Streamline your device deployments with Windows Autopilot

Who doesn’t like the smell of a new device, that plasticky smell, that refreshing and magical feeling of opening the box and taking out your brand new device *Mmmm hmmm*, and that feeling is exactly what Microsoft wanted to amplify to every end user when they introduced Microsoft Autopilot. The feeling you get when you open a brand-new computer, powering it on and the computer just knowing who you are and gets you up and running in just a few clicks.

Microsoft set on easing the headaches of IT admins around the world introduced the Windows Autopilot in late 2017, adding more features over the years and now becoming the go to brand for almost every type of organization, rapidly gaining popularity with their services and integrating more and more services.

What is Windows Autopilot and why is it so important to organizations?

‘Autopilot’ in avionics is a system used to control the trajectory of an aircraft without constant ‘hands-on’ control by an operator being required — Wikipedia. So how does that apply here! You may ask. Just as the name suggests the set-up process of a new Windows 10 device can be set to Autopilot, that is no ‘hands-on’ control required from the end user or commonly referred to as zero-touch. Windows Autopilot is a cloud-based service developed by Microsoft that provides zero touch deployment of Windows 10 devices.

The introduction of Windows Autopilot has been a revolution in the field. Before its introduction, for a Windows 10 device to be set up the IT admins had to wipe the OS that came with the new device and replace it with a custom image which is a combination of the settings, policies, drivers and apps the organization wants to push to its end users.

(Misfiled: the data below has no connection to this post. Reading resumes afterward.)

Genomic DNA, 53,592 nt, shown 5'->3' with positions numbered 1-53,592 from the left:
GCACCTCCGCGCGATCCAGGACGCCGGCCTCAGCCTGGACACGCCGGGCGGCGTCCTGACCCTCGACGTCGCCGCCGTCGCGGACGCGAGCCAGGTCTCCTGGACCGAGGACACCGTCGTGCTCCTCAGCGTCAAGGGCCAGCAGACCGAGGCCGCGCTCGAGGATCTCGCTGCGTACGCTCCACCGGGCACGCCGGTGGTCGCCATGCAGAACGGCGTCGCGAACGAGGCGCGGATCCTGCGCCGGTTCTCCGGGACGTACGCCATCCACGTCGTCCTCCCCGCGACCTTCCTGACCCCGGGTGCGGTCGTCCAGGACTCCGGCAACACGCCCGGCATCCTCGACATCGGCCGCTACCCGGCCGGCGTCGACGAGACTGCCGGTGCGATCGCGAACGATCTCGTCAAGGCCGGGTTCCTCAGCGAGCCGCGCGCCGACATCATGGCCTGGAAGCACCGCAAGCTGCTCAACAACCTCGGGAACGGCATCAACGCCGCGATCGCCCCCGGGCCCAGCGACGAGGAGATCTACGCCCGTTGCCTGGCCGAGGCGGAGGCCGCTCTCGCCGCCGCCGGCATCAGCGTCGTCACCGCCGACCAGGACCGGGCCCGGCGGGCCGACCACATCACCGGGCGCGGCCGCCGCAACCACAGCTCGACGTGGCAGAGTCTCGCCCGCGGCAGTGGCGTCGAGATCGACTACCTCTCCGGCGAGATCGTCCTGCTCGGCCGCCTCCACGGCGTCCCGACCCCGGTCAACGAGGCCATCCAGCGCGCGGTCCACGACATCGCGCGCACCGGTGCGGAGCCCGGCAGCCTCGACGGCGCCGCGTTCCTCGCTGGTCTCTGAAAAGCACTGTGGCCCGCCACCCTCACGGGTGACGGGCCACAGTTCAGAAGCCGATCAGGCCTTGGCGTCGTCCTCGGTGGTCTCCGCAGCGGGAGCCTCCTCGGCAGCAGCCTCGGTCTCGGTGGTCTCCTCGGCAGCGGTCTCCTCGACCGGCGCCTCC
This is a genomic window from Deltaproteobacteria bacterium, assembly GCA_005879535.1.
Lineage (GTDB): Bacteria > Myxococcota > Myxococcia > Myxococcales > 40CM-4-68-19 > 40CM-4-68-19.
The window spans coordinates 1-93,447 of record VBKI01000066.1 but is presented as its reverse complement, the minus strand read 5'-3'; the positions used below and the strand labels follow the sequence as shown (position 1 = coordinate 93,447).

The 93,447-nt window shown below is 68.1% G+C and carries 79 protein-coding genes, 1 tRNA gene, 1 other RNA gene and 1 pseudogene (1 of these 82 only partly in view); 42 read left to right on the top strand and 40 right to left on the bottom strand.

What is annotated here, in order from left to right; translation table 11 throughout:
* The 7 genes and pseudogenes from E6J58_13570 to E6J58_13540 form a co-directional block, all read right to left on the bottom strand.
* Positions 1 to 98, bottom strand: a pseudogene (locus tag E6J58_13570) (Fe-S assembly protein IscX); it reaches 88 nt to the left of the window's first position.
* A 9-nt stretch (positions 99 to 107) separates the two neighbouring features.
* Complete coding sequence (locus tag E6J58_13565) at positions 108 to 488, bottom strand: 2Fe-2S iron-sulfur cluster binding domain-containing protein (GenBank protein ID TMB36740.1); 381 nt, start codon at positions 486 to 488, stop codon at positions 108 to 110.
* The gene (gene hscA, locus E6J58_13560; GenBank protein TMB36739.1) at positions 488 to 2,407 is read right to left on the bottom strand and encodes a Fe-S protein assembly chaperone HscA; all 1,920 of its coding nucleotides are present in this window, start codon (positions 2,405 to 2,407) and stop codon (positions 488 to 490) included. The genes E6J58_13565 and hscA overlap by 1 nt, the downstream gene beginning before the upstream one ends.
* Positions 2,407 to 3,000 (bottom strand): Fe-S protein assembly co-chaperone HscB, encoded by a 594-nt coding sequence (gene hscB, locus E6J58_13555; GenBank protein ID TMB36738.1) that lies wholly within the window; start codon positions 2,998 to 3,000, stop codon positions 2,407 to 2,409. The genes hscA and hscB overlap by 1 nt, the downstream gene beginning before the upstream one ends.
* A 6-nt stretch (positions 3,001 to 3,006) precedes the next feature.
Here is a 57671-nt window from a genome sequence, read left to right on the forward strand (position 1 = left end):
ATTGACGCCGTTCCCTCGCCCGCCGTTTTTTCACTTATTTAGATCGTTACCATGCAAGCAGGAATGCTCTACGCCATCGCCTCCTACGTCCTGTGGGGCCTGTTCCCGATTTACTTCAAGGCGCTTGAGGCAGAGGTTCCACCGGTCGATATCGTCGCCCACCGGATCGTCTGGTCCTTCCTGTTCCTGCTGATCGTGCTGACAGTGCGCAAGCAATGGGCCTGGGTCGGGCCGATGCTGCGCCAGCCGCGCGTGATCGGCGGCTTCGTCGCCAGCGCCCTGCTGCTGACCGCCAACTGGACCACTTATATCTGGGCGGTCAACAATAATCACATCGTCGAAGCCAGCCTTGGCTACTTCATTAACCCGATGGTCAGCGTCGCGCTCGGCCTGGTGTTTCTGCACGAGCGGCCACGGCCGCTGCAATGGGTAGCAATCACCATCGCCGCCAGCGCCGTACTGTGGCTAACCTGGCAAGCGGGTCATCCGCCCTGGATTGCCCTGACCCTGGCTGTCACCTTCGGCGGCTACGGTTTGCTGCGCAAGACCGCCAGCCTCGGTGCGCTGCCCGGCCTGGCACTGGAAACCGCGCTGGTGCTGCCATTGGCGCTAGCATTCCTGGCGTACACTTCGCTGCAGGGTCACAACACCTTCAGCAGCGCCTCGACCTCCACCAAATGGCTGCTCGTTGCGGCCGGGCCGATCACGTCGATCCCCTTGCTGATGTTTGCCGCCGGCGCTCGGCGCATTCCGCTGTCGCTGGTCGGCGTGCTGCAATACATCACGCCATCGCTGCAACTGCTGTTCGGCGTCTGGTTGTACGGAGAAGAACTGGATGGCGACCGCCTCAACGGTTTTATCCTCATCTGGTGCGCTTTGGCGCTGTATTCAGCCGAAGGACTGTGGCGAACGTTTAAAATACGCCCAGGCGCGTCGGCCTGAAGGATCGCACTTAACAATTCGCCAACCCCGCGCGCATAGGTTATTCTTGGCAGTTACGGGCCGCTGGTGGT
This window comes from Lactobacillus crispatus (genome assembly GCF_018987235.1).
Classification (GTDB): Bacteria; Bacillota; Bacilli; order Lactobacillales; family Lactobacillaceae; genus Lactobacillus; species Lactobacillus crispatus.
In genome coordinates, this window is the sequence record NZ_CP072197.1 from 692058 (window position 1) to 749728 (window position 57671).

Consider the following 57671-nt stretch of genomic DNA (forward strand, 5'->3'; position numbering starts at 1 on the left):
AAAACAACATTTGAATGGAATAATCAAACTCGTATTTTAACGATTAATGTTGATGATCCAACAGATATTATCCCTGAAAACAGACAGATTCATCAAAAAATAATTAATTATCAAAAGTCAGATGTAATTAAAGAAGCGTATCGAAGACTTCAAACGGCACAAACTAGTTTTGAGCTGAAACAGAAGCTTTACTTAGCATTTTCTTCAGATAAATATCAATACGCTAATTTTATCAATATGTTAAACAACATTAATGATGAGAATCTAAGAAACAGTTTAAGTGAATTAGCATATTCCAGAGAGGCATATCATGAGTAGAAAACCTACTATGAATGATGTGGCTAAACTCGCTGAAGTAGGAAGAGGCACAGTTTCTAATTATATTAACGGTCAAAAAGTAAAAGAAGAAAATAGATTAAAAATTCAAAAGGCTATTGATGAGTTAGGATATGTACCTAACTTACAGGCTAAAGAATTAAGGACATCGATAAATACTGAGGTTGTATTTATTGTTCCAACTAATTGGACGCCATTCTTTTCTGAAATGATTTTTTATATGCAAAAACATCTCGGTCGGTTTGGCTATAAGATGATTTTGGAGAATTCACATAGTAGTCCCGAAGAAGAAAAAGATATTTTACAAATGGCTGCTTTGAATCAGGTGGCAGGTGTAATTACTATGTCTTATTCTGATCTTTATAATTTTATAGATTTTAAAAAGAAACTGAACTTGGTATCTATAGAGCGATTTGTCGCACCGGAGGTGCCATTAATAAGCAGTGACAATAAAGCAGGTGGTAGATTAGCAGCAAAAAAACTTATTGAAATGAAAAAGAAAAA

This process had to be done for each and every device which was hard for the IT admins. The bigger organizations with thousands of devices and employees, it came with the compromise of high costs, time wastage and losing the new device feeling.

So how does it work? Well, the set-up process for Windows Autopilot is as easy as 1…2….3…. It consists of 3 primary entities

  1. The device vendor
  2. The IT admin
  3. The end user

The first step is device registration. When the device is purchased, the hardware vendor will automatically register the purchased device into Windows Autopilot deployment service.

The second step is to create a profile and set up the configuration. Once the organization has claimed the ownership of the device, the profile, set-up experience and configurations can be applied. The pre-set configurations are saved in the cloud. As soon as the device is connected to a network for set-up the configurations are pushed to it.

The third step is to ship the device to the end-user. When the user unboxes and starts the device, the custom set-up which was pre-configured will run and the user gets the customized organizational set-up for the device.

As far as the end-user is concerned all they have to do is unbox a brand-new device, power it on, connect to any network and enter their AzureAD credentials/ their organizational email id and password and the device goes into Windows Autopilot mode, downloading and setting up the device as per the configurations set by the organization.

You can be anywhere in the world and start the set-up but as soon as a network is connected the user is greeted by a customized setup page set by the organization.

Once the authentication is completed the device is going to enroll itself in AzureAD, MDM services like Hexnode MDM which pushes the apps set by the company and all this can be done under any network.

What’s special and where is it headed?

OOBE or out-of-the-box experience is enhanced by Windows Autopilot, but doesn’t it mean that the first user to set up the device gets Admin privileges? Yes, it’s true. The first user to set up a device gets Admin privileges but that isn’t something that the organization want for all their employees.